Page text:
Washington D.C. - The American Immigration Council is pleased to announce the winners of the 2012 American Heritage Awards. The Awards celebrate the remarkable accomplishments of immigrants to America and this year we recognize immigrant achievement in music. The Council will celebrate the honorees and enjoy live performances on Friday, June 15, 2012, in Nashville, Tennessee during the Council’s Annual Benefit and as part of the American Immigration Lawyers Association's Annual Conference. Read more...
Sleep is a rare commodity for Juan Cortez. Between nights spent clearing tables at a Manhattan nightclub and days running food to customers in a Bronx restaurant, the 42-year-old Peruvian immigrant worries more about finding time for shuteye than job security.
Washington D.C. – The American Immigration Council applauds the “Gang of Eight” Senators who have introduced the "Border Security, Economic Opportunity and Immigration Modernization Act." The Senators and their staff have been working tirelessly, for months, to create a bi-partisan solution that attempts to fix our broken immigration system. The Senate is to be commended for having the courage to lean into this difficult issue and bring forth a detailed and comprehensive proposal. In addition, labor and business groups should be acknowledged for their role in negotiating, in advance, some of the toughest sticking points to help ensure a smooth path through Congress.
In the coming days and weeks as the bill is analyzed and debated, there will be many who criticize both the policy remedies in the bill, as well as the sheer length of the legislation. It is important to keep in mind, however, that developing a comprehensive solution requires striking a delicate balance between a diverse cross section of stakeholders and impacted constituencies. Furthermore, the dysfunctional system that we have developed over the past two decades is in dire need of deep and precise reforms. While there will be fair criticisms of some of the bill’s contents it is important to keep the spirit of the debate productive and to ensure room for compromise. Read more...
For many years now, religious leaders and diverse faith groups have contributed much to the ongoing immigration debate. Grounded in faith and good works, the faith community has been and continues to be steadfast in their outreach to immigrants through a myriad of support and service programs, faith rallies, and support of those in need. That being said, there are restrictionist groups who would rather sully the debate by co-opting faith-based terminology and tease anti-immigrant agendas out of scripture.
Increasingly, state and local law enforcement officers are assisting the federal government in immigration enforcement, whether through formal agreements under Section 287(g) of the Immigration and Nationality Act; through participation in Secure Communities and the Criminal Alien Program; through state laws such as those enacted in Arizona, Alabama, and elsewhere; or through policies promoted by local mayors, sheriffs, and police chiefs. Motions to suppress seek to exclude evidence obtained by such officers in violation of an individual’s constitutional or other legal rights.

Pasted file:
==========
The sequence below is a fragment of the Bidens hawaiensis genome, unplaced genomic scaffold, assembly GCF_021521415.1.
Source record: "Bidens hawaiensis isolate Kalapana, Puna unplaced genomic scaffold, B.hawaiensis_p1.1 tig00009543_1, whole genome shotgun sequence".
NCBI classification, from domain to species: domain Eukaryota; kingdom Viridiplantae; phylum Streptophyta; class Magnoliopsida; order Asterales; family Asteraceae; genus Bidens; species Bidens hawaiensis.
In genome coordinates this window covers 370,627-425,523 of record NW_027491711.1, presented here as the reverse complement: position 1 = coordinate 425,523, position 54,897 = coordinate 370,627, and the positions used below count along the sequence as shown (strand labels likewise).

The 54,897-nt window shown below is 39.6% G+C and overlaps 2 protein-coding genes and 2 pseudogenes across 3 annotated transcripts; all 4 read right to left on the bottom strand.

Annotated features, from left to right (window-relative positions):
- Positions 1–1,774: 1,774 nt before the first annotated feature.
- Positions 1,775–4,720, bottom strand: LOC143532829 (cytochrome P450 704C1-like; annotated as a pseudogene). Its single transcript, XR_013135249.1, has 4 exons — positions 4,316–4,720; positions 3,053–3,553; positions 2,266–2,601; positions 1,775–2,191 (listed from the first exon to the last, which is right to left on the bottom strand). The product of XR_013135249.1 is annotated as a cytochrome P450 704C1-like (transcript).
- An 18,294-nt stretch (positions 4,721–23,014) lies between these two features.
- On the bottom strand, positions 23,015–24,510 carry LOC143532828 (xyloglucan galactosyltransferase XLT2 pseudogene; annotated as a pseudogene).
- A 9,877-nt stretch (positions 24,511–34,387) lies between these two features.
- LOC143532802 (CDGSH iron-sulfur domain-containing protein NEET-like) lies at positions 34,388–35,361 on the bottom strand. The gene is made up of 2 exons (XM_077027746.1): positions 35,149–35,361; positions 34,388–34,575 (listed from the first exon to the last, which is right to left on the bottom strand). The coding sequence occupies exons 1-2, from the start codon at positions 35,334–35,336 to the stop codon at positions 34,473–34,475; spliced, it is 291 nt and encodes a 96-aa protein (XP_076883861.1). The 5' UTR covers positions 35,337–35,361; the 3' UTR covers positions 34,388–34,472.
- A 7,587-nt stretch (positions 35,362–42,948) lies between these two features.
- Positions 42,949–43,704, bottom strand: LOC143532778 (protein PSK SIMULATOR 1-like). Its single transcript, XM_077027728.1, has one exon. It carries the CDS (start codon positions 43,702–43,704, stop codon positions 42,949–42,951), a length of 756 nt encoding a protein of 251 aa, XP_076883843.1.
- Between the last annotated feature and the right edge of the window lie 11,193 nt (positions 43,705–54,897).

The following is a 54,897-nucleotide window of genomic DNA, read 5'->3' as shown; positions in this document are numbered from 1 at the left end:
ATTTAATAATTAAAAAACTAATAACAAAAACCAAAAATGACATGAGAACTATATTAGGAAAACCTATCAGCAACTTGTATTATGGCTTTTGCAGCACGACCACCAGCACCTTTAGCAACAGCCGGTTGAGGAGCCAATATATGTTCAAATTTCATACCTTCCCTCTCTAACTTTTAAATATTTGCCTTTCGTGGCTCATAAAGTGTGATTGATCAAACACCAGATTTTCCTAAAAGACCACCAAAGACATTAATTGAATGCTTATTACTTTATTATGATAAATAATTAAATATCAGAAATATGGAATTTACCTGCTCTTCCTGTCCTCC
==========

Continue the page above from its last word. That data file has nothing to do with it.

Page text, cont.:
The LAC’s new practice advisory deals primarily with Fourth Amendment limitations on state and local immigration enforcement efforts and also briefly addresses Fifth Amendment violations that may arise from the same types of encounters with state and local officers. It also discusses some of the legal issues that may arise when noncitizens in removal proceedings move to suppress evidence obtained as a result of a constitutional violation by such officers.Read more...
Based on the experience of immigration reform in 1986, a change in the law to legalize the undocumented would bring great benefits to the U.S. economy, adding to Gross Domestic Product (GDP) around 1.5 trillion dollars over the next 10 years.
A group of business owners from the Northwest suburbs has called on Sen. Dick Durbin to lead Congress in reforming the country's immigration system, which they said could be the "recipe" needed to stimulate the country's struggling economy.
About half dozen business people spoke during a news conference Thursday at the La Quebrada Banquet Hall in Elgin, sponsored by the Illinois Coalition for Immigrant and Refugee Rights.
"We thank Sen. Durbin for being a supporter of immigration reform, but we want him to be a leader," said Jose Figueroa of Vista Insurance Agency in Rolling Meadows.
Labor Secretary Hilda Solis is the first Latina to sit in the Presidential cabinet. She is the daughter of immigrants. As a four-term Congresswoman, she pushed for a law that would make it easier for non-U.S. citizens serving in the U.S. military to get American citizenship.
But when it comes to the Obama administration’s messaging on immigration, Solis has been strangely sidelined, and advocates who focus on the issue are beginning to ask why.
Marie, a Haitian mother, couldn't have been more grateful. "Thank you God for TPS," she recently told an attorney helping her fill out forms that will protect her from deportation. She was referring to temporary protected status, which will allow her to work legally, help Haiti and support her two young children. It's the sentiment that we hear most these days.
As longtime advocates, we at Florida Immigrant Advocacy Center were gratified when the Department of Homeland Security granted temporary protected status to unauthorized Haitian immigrants after the catastrophic earthquake in Haiti. Temporary protected status will allow perhaps 100,000 Haitians to legalize their status for the next 18 months.
Walter Ewing, a senior researcher at the Immigration Policy Center in Washington, D.C., had read the headlines, listened to the television commentators, and witnessed the ongoing, thorny and evolving health care debate that polarized elected officials and much of America over the last years.